There were others in our household who were there to greet us when we came home from school and who made sure that we had clean clothes to wear and hot food to eat, but they were employed to do so. As I have written elsewhere, MD was more interested in pursuing her own interests—primarily her charitable pursuits, smoking cigarettes, and reading novels—than she was in taking care of the more mundane aspects of childcare. Fortunately, she didn't have to. As a little boy I spent more time in the care of the woman employed by my parents to look after us (and who they named me after in gratitude for doing so) than I did with my own mother.
MD took a laisez-faire, sink-or-swim approach in raising her children. Rather than bundling us up in coats and mittens during the winter to go outside and play she would let us go out wearing whatever, assuming (quite reasonably, actually) that we'd come back in for a coat if we got cold. She didn't get involved in our little activities much, such as music lessons or dancing school, beyond ensuring that we were transported to and from where we had to go, and she categorically refused to help us with our homework from school, since, as she explained, it was our homework, not hers.
When confronted with a childhood disappointment or injustice, MD would listen to us and consider what we had to say, but more often than not her response would be "Get over it!" or "Welcome to the human race, kiddo." One time, for instance, when I was taking riding lessons, I remember that she was more concerned for the horse than she was with me when I had been thrown off its back three or four times during the lesson. "You must have been doing something to make him want to throw you," she said. And while it seemed shockingly cold-hearted to me at the time, in retrospect she was probably right, since I had spent much of the lesson forcing the horse to walk through the puddles of water in the ring rather than around them.
Although I would have preferred a more nurturing type of mother growing up, and devoted half a dozen well-spent years in therapy working my way through and around such issues as a result, I was genuinely fond of MD and came to appreciate the positive qualities that she had, which she passed on to her children. She was keenly aware that we lived a life of privilege and made sure that we did not take it for granted, nor did she allow us to believe ourselves superior to those who were not as fortunate as we were. She demanded that we treat everyone with respect and good manners, regardless of whether they were of lofty birth or low. She also had a remarkably wry, sardonic sense of humor that—although unpleasant at times to be the butt of it—could be extremely funny. While there were periods in my twenties and early thirties when MD and I didn't speak much, some of which lasted several years or more, we buried whatever hatchets we had by the time I reached my latter thirties when she and I both succeeded in developing a mostly mutually satisfying relationship that lasted until she died, ten or so years ago.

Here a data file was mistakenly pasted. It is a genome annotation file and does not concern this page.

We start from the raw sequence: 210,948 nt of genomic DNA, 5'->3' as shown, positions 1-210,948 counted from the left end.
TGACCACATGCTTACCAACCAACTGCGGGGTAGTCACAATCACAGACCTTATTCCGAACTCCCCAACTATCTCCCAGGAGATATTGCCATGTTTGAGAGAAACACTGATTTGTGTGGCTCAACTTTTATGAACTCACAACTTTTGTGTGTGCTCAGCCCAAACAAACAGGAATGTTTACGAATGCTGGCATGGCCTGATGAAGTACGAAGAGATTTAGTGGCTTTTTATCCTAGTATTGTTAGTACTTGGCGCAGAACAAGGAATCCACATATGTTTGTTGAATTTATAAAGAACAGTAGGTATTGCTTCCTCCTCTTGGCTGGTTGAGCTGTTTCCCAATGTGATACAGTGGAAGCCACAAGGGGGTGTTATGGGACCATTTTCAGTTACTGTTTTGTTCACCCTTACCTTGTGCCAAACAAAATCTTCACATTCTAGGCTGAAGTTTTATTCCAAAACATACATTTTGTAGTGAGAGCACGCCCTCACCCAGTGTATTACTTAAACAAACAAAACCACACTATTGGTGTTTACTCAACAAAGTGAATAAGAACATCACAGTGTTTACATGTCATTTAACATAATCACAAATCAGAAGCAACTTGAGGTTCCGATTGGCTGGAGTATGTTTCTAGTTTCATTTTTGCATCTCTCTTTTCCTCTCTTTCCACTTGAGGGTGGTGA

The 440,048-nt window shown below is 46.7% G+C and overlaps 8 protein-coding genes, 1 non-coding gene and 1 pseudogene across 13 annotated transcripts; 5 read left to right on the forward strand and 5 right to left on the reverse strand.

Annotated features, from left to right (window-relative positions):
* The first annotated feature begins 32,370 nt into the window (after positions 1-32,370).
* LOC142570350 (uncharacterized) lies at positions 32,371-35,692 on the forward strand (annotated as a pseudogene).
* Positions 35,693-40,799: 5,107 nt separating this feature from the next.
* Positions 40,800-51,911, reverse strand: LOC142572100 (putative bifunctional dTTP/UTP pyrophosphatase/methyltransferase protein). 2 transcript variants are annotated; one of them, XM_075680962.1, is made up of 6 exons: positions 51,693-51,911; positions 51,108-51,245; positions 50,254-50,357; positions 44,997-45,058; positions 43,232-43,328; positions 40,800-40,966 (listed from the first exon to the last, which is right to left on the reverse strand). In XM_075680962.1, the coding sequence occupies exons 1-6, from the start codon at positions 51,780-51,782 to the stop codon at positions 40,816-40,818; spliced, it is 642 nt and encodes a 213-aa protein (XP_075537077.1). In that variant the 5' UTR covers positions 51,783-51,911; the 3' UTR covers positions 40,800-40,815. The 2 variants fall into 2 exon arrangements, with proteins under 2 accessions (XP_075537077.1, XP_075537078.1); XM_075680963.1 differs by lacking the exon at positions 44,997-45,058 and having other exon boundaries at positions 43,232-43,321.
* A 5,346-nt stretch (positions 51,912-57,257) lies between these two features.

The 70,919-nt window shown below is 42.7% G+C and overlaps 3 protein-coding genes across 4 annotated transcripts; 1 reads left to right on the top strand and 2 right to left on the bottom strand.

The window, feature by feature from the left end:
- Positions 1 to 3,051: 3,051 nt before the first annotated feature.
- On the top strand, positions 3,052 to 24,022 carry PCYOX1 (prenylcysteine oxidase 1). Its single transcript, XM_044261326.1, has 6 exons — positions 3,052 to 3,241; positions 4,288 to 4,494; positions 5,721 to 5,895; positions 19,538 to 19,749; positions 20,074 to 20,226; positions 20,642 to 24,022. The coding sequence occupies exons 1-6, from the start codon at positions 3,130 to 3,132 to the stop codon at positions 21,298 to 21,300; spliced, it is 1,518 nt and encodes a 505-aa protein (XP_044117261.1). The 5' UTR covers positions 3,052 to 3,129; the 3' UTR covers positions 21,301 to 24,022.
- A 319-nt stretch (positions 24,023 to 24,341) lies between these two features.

MD willed her body to science with the instructions that her remains were to be cremated and her ashes delivered to her children to do with what they will. My brother Frecky was the one who received the ashes, and with Frecky they remained until about a year ago, when he contacted me and my sisters with the news that he was going to divide MD's ashes in quarters so that each of us could have some. Several weeks later, a package arrived in the mail containing a Ziploc bag of a portion of MD's ashes.
"What on Earth am I going to do with these?" I wondered.
I knew that MD would have rolled her eyes and snorted if I had asked her where she would like her ashes spread, since she didn't go in for that "sentimental sort of crap," as she would have said. Besides, no place to spread her ashes came to my mind that had any emotional significance, for me or for her. I wasn't exactly inclined to make a trip to the assisted living center where she spent the last fifteen years of her life to scatter her remains. I couldn't bring myself to put them in the trash, either.
So I decided to do what I usually do when confronted with a particularly vexing, emotionally loaded question, which is to think about it some other day (another lesson that I learned from MD). I put the Ziploc bag of ashes back in the box Frecky mailed it in and put it in a drawer in the desk in the Snuggery at Darlington House.
Several weeks later, when lying awake in bed one night, I realized that I had the perfect place to put MD's ashes. Not only was it close to home, but it was a place where I would come into contact with them on an almost daily basis, as a reminder of my dear departed mother.
In our dining room at Darlington we have a pair of French early nineteenth-century tole urns supported by brackets mounted on the walls. They are handsome and decorative, and they add a certain glamour to the room. "Why not put MD's ashes in one of those urns?" I asked myself. It seemed like the ideal place for them and a much better placement of them than if I had mooned about and scattered them in a stream or on a mountainside where MD had never been. I knew that she would have appreciated the macabre humor of having her ashes stored in an urn in my dining room. She would also have enjoyed knowing that I would from time to time raise my glass, turn to the urn, and offer MD a toast, particularly if I did so in front of startled guests sitting at the same table.
And what better a day to toast one's dear mother, I ask, than today, commonly known as Mother's Day and which I shall always think of hereafter as MD Day?
Happy MD Day, Mummy Darling.
Photograph by Boy Fenwick
Photograph by Boy Fenwick